Commentary on a famous quote from Lewis Carroll.
In Alice in Wonderland we find this memorable and oft-quoted passage:
“Would you tell me, please, which way I ought to go from here?”
“That depends a good deal on where you want to get to,” said the Cat.
“I don’t much care where—” said Alice.
“Then it doesn’t matter which way you go,” said the Cat.
“—So long as I get SOMEWHERE,” Alice added as an explanation.
“Oh, you’re sure to do that,” said the Cat, “if you only walk long enough.”
The Cheshire Cat is wrong. It is quite possible to walk without making any progress at all, ever. It takes unusual skill or external assistance not to walk in circles.
The world is filled with people who are trying to “get somewhere”. Not exclusively, of course; there are people trying to get “away” without trying to get somewhere, people hoping “here” will become somewhere without them getting, and people with specific (though oft misinformed) objectives. But a lot of people I know are trying or hoping to get somewhere.
So, what is this somewhere we are seeking? Typically it is a place where we have purpose and meaning. Purpose means there are obstacles defined for us to work against; meaning means the obstacles are capable of being overcome and that overcoming them renders the universe more in line with our ideals. Without obstacles we find our lives dissipating into naught; without meaning we find our obstacles becoming a prison.
It is interesting to observe that, with this definition of somewhere, people who’s only goal is to get away from some situation are already somewhere: their ideal includes them not being in their current situation and they strive to achieve that element of their ideal despite obstacles. Thus Alice was somewhere when she was in the room with the bottle and cake, but once out on the road she was no longer somewhere and wanted the Cheshire Cat’s aid in finding a new meaningful purpose.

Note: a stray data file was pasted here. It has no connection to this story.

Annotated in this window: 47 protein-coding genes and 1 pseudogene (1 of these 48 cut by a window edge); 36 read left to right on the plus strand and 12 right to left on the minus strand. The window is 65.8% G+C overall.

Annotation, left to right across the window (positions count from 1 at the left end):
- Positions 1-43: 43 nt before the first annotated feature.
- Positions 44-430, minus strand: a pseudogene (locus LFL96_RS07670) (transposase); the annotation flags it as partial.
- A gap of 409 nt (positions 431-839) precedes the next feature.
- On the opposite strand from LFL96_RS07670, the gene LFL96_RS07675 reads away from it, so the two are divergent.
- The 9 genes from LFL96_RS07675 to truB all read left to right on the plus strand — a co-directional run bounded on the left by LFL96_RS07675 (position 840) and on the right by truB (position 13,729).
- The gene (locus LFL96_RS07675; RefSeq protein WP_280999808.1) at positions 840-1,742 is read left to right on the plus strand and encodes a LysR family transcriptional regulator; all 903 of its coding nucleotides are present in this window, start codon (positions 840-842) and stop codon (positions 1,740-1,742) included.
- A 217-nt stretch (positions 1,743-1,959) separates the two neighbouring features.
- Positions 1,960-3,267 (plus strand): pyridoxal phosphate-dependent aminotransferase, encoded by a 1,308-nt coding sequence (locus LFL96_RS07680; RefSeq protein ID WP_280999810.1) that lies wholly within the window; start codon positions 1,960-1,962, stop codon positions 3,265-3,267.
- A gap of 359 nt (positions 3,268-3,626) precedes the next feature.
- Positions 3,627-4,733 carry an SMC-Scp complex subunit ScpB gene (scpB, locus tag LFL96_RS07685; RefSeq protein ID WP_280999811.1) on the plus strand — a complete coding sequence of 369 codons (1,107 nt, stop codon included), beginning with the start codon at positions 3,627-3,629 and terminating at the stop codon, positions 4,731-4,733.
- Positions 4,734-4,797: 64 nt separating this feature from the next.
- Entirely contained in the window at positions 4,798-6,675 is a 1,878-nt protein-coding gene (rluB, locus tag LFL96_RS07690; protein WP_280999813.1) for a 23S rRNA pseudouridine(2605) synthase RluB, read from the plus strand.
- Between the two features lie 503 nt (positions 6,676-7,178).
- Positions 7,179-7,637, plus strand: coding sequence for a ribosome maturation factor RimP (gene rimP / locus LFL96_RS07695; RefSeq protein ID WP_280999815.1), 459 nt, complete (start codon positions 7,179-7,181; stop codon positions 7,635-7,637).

There are a variety of seeming paradoxes created by the notion of somewhere, the place of meaning and purpose. I present here one of these in the style of two conflicting proofs.
Either you have a meaningful purpose, or you don’t. If you don’t, then your objective becomes to find one. But that objective aligns with your ideals and is obstructed in various ways, so it itself is a meaningful purpose. Hence, you always have a meaningful purpose.
The only meaningful purpose is the happiness of yourself or others, but without a meaningful purpose no one can remain happy for long. If your purpose does not includes providing others with purpose then your purpose is not going to be meaningful. If it does include providing meaningful purpose, then it must include providing others with this same purpose and hence it is either hopeless (and hence meaningless) or will be completed when everyone accepts it, after which no one has purpose. Thus, it is not possible to have meaningful purpose in a closed society.